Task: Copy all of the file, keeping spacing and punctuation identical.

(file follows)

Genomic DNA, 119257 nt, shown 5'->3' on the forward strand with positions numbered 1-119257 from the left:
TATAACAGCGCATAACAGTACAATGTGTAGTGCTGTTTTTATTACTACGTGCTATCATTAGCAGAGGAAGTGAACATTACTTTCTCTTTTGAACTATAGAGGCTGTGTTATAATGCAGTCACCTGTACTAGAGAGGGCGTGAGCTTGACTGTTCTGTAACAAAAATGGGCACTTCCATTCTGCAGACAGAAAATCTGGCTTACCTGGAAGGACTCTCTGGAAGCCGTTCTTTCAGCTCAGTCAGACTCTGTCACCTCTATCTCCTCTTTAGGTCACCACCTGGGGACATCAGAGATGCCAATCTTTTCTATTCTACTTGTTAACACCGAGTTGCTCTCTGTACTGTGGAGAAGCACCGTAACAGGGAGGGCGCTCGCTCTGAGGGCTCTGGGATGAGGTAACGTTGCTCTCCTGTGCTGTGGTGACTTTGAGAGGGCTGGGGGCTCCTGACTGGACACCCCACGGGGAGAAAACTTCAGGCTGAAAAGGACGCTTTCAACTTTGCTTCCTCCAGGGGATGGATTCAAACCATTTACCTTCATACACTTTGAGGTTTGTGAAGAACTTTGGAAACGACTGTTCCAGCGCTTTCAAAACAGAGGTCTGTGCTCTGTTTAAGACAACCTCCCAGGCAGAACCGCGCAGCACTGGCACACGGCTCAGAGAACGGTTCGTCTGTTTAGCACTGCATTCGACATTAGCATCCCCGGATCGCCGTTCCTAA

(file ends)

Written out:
Genomic DNA, 119257 nt, shown 5'->3' on the forward strand with positions numbered 1-119257 from the left:
TATAACAGCGCATAACAGTACAATGTGTAGTGCTGTTTTTATTACTACGTGCTATCATTAGCAGAGGAAGTGAACATTACTTTCTCTTTTGAACTATAGAGGCTGTGTTATAATGCAGTCACCTGTACTAGAGAGGGCGTGAGCTTGACTGTTCTGTAACAAAAATGGGCACTTCCATTCTGCAGACAGAAAATCTGGCTTACCTGGAAGGACTCTCTGGAAGCCGTTCTTTCAGCTCAGTCAGACTCTGTCACCTCTATCTCCTCTTTAGGTCACCACCTGGGGACATCAGAGATGCCAATCTTTTCTATTCTACTTGTTAACACCGAGTTGCTCTCTGTACTGTGGAGAAGCACCGTAACAGGGAGGGCGCTCGCTCTGAGGGCTCTGGGATGAGGTAACGTTGCTCTCCTGTGCTGTGGTGACTTTGAGAGGGCTGGGGGCTCCTGACTGGACACCCCACGGGGAGAAAACTTCAGGCTGAAAAGGACGCTTTCAACTTTGCTTCCTCCAGGGGATGGATTCAAACCATTTACCTTCATACACTTTGAGGTTTGTGAAGAACTTTGGAAACGACTGTTCCAGCGCTTTCAAAACAGAGGTCTGTGCTCTGTTTAAGACAACCTCCCAGGCAGAACCGCGCAGCACTGGCACACGGCTCAGAGAACGGTTCGTCTGTTTAGCACTGCATTCGACATTAGCATCCCCGGATCGCCGTTCCTAA